http://www.youtube.com/v/_sBDOOqUioM&hl=en&fs=1

http://www.youtube.com/v/VWY5kprwNfM&hl=en&fs=1

I've read some amazon reviews and it seems to be a failure rate on these...if I go with this I'd probably buy 4 just be sure I got 3 good ones.

Anyone else?
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Old March 2nd, 2009, 02:59 PM   #4
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The "failure rate" isn't really that, I think. You have to be careful to get the button battery in the right way ...the polarity marker on the case is hard to see....if you get it in backward the mike will sort of work --- badly. If you get it right, it works just fine..../bvaughan
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Old March 3rd, 2009, 05:43 AM   #5
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You might want to consider mics that use plugin power - according to the online manual for that recorder the external mic jack provides it. The wedding shooters and concert "tapers"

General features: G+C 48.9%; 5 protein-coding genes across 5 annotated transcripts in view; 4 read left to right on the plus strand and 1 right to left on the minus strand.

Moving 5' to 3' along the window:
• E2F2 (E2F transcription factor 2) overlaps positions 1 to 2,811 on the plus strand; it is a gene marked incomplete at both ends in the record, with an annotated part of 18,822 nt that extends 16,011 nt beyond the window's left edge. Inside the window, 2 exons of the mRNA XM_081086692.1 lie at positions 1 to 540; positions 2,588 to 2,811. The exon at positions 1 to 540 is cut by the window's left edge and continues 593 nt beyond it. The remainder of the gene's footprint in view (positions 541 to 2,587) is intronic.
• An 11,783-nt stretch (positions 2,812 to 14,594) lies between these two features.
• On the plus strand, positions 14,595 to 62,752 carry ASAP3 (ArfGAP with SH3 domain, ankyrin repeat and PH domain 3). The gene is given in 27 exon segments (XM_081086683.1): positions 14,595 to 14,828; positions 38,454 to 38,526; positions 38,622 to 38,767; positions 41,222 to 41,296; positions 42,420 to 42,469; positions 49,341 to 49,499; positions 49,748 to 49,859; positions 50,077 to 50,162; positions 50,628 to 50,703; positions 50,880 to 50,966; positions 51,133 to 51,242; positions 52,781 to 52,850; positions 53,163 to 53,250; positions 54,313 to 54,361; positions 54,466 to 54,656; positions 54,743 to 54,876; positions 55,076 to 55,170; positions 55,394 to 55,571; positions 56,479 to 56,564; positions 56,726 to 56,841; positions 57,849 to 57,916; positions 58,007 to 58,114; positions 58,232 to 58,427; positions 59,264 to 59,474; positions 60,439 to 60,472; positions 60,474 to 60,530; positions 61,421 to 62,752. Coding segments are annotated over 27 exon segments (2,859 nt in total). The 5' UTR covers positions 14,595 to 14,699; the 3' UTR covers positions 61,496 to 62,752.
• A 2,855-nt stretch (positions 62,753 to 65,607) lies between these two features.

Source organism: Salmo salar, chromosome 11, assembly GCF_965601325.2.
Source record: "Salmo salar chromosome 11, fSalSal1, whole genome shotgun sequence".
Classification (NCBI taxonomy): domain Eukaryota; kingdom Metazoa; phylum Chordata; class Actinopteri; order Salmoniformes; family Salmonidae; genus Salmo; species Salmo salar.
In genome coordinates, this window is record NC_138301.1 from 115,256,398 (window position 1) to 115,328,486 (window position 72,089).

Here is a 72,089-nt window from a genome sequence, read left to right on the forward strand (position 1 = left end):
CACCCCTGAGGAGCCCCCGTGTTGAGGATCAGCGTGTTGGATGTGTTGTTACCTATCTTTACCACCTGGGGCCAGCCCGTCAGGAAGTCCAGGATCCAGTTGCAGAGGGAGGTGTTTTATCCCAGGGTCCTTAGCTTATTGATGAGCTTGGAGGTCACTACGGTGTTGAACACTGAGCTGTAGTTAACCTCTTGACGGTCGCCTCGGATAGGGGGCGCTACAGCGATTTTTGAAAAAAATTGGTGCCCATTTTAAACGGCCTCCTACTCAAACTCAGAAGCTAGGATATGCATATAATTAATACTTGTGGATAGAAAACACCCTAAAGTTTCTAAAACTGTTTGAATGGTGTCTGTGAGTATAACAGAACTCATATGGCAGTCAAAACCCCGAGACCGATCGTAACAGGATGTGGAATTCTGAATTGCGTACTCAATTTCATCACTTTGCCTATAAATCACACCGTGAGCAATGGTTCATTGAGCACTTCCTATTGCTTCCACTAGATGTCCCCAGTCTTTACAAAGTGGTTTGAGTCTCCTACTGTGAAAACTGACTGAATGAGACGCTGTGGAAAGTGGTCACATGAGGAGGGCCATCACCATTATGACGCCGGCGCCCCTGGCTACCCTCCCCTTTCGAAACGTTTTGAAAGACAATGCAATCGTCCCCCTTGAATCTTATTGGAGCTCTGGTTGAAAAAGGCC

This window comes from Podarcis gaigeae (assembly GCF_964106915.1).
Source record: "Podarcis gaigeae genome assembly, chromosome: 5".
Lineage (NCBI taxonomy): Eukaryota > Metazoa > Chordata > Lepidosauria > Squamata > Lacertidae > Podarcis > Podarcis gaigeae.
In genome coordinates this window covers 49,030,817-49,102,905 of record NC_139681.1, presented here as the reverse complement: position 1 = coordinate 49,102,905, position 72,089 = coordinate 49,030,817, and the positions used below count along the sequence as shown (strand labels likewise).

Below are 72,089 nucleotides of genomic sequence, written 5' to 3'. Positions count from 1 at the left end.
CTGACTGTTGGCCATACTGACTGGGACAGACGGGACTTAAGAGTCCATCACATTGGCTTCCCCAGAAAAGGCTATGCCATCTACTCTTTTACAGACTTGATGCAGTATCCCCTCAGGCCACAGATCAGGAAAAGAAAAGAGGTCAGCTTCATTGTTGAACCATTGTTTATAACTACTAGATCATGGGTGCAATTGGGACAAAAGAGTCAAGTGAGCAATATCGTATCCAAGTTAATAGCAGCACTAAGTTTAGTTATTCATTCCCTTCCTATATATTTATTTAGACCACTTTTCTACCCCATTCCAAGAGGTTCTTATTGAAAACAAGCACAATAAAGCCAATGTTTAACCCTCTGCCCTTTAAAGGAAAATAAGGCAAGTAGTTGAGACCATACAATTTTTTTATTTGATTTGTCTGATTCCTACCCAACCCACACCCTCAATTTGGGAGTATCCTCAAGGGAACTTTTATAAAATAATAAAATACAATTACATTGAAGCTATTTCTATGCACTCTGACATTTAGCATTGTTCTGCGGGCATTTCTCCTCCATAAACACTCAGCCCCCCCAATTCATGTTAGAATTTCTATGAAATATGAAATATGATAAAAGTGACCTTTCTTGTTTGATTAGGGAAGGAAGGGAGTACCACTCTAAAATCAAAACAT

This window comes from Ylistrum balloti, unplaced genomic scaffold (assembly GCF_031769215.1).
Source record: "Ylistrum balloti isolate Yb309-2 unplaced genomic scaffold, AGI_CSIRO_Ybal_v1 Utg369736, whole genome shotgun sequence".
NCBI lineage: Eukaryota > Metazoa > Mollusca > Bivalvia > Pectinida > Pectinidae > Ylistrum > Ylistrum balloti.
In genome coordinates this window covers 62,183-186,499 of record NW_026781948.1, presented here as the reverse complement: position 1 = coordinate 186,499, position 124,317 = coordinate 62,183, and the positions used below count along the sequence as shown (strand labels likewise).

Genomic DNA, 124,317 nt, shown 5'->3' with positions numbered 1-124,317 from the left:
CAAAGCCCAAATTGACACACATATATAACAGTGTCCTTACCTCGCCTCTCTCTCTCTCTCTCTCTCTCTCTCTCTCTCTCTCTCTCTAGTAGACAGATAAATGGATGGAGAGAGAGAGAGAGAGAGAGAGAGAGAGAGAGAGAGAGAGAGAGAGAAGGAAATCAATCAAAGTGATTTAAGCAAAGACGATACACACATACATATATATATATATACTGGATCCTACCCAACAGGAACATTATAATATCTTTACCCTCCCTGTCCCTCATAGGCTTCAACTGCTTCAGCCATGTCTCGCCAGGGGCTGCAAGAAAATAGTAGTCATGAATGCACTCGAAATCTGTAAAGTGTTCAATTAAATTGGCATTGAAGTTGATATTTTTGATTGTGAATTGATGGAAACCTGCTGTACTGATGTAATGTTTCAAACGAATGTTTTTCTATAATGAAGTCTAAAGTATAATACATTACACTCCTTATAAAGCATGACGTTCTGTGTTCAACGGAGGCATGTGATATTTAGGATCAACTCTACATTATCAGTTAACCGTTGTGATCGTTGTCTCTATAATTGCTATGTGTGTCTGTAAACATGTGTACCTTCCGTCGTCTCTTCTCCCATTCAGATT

often sing the praises of Giant Squid's mics - worth taking a look at. Don't have any personal experience with them myself but they do have a good rep as a budget lav. Not sure I'd use 'em for really serious work but then not sure I'd use a pocket 'audio notes' style recorder for that either. They might make a good marriage.
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Old March 3rd, 2009, 11:53 AM   #6
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Thanks, Steve, I missed the spec on the mike power. Our Edirols do this which makes it possible to use the Sennheiser ME2's ($120) and, afaik, the Tram50's which I'm not about to let some reporter run off with...although the screw-mount on the Senns fouls the input on the Edirols and makes it dicey....I'm betting the A-T's I mentioned (with the battery put in right way round) will do the trick.../bvaughan